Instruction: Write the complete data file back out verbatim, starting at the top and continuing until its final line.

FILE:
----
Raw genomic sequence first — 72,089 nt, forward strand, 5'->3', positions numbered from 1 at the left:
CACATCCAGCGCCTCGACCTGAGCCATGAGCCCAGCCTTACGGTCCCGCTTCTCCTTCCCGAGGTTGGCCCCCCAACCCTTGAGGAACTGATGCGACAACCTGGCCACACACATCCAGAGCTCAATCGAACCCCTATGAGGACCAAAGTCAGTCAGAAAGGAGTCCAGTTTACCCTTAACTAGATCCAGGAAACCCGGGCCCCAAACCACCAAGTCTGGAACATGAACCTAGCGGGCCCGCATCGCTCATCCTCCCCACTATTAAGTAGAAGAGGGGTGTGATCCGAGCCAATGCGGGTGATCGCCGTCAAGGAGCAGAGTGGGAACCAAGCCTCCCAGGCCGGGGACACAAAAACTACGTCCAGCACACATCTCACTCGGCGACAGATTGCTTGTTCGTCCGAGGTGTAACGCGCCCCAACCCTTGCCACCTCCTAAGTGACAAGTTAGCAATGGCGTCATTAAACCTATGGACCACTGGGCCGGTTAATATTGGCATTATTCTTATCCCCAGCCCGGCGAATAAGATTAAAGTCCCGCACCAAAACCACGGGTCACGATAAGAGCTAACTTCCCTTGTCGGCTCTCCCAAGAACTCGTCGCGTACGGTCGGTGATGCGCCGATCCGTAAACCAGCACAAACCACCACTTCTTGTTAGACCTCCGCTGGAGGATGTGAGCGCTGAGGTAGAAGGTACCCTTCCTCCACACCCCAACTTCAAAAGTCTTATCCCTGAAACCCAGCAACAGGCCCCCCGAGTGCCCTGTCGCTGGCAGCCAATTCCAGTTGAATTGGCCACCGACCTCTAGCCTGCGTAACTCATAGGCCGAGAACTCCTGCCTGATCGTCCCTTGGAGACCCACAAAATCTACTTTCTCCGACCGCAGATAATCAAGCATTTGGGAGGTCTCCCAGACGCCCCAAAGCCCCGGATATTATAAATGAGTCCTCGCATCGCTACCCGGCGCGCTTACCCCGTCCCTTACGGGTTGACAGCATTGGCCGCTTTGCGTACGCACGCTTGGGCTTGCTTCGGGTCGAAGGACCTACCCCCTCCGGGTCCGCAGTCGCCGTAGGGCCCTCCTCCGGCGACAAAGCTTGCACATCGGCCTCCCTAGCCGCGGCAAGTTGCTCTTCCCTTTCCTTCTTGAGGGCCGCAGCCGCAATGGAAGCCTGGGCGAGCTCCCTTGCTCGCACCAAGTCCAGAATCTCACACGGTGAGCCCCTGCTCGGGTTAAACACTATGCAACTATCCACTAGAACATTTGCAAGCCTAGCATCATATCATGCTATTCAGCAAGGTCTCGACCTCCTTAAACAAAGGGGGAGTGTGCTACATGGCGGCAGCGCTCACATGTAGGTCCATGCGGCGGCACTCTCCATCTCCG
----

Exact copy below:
Raw genomic sequence first — 72,089 nt, forward strand, 5'->3', positions numbered from 1 at the left:
CACATCCAGCGCCTCGACCTGAGCCATGAGCCCAGCCTTACGGTCCCGCTTCTCCTTCCCGAGGTTGGCCCCCCAACCCTTGAGGAACTGATGCGACAACCTGGCCACACACATCCAGAGCTCAATCGAACCCCTATGAGGACCAAAGTCAGTCAGAAAGGAGTCCAGTTTACCCTTAACTAGATCCAGGAAACCCGGGCCCCAAACCACCAAGTCTGGAACATGAACCTAGCGGGCCCGCATCGCTCATCCTCCCCACTATTAAGTAGAAGAGGGGTGTGATCCGAGCCAATGCGGGTGATCGCCGTCAAGGAGCAGAGTGGGAACCAAGCCTCCCAGGCCGGGGACACAAAAACTACGTCCAGCACACATCTCACTCGGCGACAGATTGCTTGTTCGTCCGAGGTGTAACGCGCCCCAACCCTTGCCACCTCCTAAGTGACAAGTTAGCAATGGCGTCATTAAACCTATGGACCACTGGGCCGGTTAATATTGGCATTATTCTTATCCCCAGCCCGGCGAATAAGATTAAAGTCCCGCACCAAAACCACGGGTCACGATAAGAGCTAACTTCCCTTGTCGGCTCTCCCAAGAACTCGTCGCGTACGGTCGGTGATGCGCCGATCCGTAAACCAGCACAAACCACCACTTCTTGTTAGACCTCCGCTGGAGGATGTGAGCGCTGAGGTAGAAGGTACCCTTCCTCCACACCCCAACTTCAAAAGTCTTATCCCTGAAACCCAGCAACAGGCCCCCCGAGTGCCCTGTCGCTGGCAGCCAATTCCAGTTGAATTGGCCACCGACCTCTAGCCTGCGTAACTCATAGGCCGAGAACTCCTGCCTGATCGTCCCTTGGAGACCCACAAAATCTACTTTCTCCGACCGCAGATAATCAAGCATTTGGGAGGTCTCCCAGACGCCCCAAAGCCCCGGATATTATAAATGAGTCCTCGCATCGCTACCCGGCGCGCTTACCCCGTCCCTTACGGGTTGACAGCATTGGCCGCTTTGCGTACGCACGCTTGGGCTTGCTTCGGGTCGAAGGACCTACCCCCTCCGGGTCCGCAGTCGCCGTAGGGCCCTCCTCCGGCGACAAAGCTTGCACATCGGCCTCCCTAGCCGCGGCAAGTTGCTCTTCCCTTTCCTTCTTGAGGGCCGCAGCCGCAATGGAAGCCTGGGCGAGCTCCCTTGCTCGCACCAAGTCCAGAATCTCACACGGTGAGCCCCTGCTCGGGTTAAACACTATGCAACTATCCACTAGAACATTTGCAAGCCTAGCATCATATCATGCTATTCAGCAAGGTCTCGACCTCCTTAAACAAAGGGGGAGTGTGCTACATGGCGGCAGCGCTCACATGTAGGTCCATGCGGCGGCACTCTCCATCTCCG